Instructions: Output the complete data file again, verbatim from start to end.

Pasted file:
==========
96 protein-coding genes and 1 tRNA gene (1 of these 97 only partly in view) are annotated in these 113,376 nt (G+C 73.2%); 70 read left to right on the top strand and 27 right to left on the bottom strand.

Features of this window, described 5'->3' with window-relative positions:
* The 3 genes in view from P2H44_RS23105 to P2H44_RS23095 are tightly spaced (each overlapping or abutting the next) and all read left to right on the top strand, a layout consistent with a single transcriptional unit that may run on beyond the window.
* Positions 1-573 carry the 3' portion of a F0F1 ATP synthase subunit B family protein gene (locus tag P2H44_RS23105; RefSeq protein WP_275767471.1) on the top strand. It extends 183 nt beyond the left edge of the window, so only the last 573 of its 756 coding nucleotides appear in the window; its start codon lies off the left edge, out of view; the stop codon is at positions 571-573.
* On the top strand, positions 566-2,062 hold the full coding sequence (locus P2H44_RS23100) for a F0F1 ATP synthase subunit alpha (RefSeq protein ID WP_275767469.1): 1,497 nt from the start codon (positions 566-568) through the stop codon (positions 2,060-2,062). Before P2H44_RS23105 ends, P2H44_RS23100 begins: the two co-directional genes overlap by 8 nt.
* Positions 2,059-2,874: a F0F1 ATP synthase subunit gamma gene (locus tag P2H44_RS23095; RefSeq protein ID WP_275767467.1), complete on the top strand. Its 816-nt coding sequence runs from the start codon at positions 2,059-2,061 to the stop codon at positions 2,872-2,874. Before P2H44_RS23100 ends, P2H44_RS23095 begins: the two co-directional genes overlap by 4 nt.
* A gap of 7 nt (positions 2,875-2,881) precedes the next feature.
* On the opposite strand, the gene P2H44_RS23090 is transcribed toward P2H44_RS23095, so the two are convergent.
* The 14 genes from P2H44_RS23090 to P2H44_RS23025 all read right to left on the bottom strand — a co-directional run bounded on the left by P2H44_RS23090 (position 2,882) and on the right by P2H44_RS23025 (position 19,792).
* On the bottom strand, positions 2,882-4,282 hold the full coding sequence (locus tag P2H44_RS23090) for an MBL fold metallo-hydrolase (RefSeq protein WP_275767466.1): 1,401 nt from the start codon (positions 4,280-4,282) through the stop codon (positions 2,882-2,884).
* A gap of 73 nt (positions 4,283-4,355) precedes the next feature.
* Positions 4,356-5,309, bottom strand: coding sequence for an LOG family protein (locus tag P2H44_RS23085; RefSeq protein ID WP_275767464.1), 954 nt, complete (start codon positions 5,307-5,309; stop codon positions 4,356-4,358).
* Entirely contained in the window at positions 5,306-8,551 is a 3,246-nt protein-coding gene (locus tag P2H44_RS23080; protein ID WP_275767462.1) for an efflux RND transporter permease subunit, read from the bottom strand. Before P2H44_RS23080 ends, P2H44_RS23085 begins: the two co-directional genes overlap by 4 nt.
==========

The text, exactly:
96 protein-coding genes and 1 tRNA gene (1 of these 97 only partly in view) are annotated in these 113,376 nt (G+C 73.2%); 70 read left to right on the top strand and 27 right to left on the bottom strand.

Features of this window, described 5'->3' with window-relative positions:
* The 3 genes in view from P2H44_RS23105 to P2H44_RS23095 are tightly spaced (each overlapping or abutting the next) and all read left to right on the top strand, a layout consistent with a single transcriptional unit that may run on beyond the window.
* Positions 1-573 carry the 3' portion of a F0F1 ATP synthase subunit B family protein gene (locus tag P2H44_RS23105; RefSeq protein WP_275767471.1) on the top strand. It extends 183 nt beyond the left edge of the window, so only the last 573 of its 756 coding nucleotides appear in the window; its start codon lies off the left edge, out of view; the stop codon is at positions 571-573.
* On the top strand, positions 566-2,062 hold the full coding sequence (locus P2H44_RS23100) for a F0F1 ATP synthase subunit alpha (RefSeq protein ID WP_275767469.1): 1,497 nt from the start codon (positions 566-568) through the stop codon (positions 2,060-2,062). Before P2H44_RS23105 ends, P2H44_RS23100 begins: the two co-directional genes overlap by 8 nt.
* Positions 2,059-2,874: a F0F1 ATP synthase subunit gamma gene (locus tag P2H44_RS23095; RefSeq protein ID WP_275767467.1), complete on the top strand. Its 816-nt coding sequence runs from the start codon at positions 2,059-2,061 to the stop codon at positions 2,872-2,874. Before P2H44_RS23100 ends, P2H44_RS23095 begins: the two co-directional genes overlap by 4 nt.
* A gap of 7 nt (positions 2,875-2,881) precedes the next feature.
* On the opposite strand, the gene P2H44_RS23090 is transcribed toward P2H44_RS23095, so the two are convergent.
* The 14 genes from P2H44_RS23090 to P2H44_RS23025 all read right to left on the bottom strand — a co-directional run bounded on the left by P2H44_RS23090 (position 2,882) and on the right by P2H44_RS23025 (position 19,792).
* On the bottom strand, positions 2,882-4,282 hold the full coding sequence (locus tag P2H44_RS23090) for an MBL fold metallo-hydrolase (RefSeq protein WP_275767466.1): 1,401 nt from the start codon (positions 4,280-4,282) through the stop codon (positions 2,882-2,884).
* A gap of 73 nt (positions 4,283-4,355) precedes the next feature.
* Positions 4,356-5,309, bottom strand: coding sequence for an LOG family protein (locus tag P2H44_RS23085; RefSeq protein ID WP_275767464.1), 954 nt, complete (start codon positions 5,307-5,309; stop codon positions 4,356-4,358).
* Entirely contained in the window at positions 5,306-8,551 is a 3,246-nt protein-coding gene (locus tag P2H44_RS23080; protein ID WP_275767462.1) for an efflux RND transporter permease subunit, read from the bottom strand. Before P2H44_RS23080 ends, P2H44_RS23085 begins: the two co-directional genes overlap by 4 nt.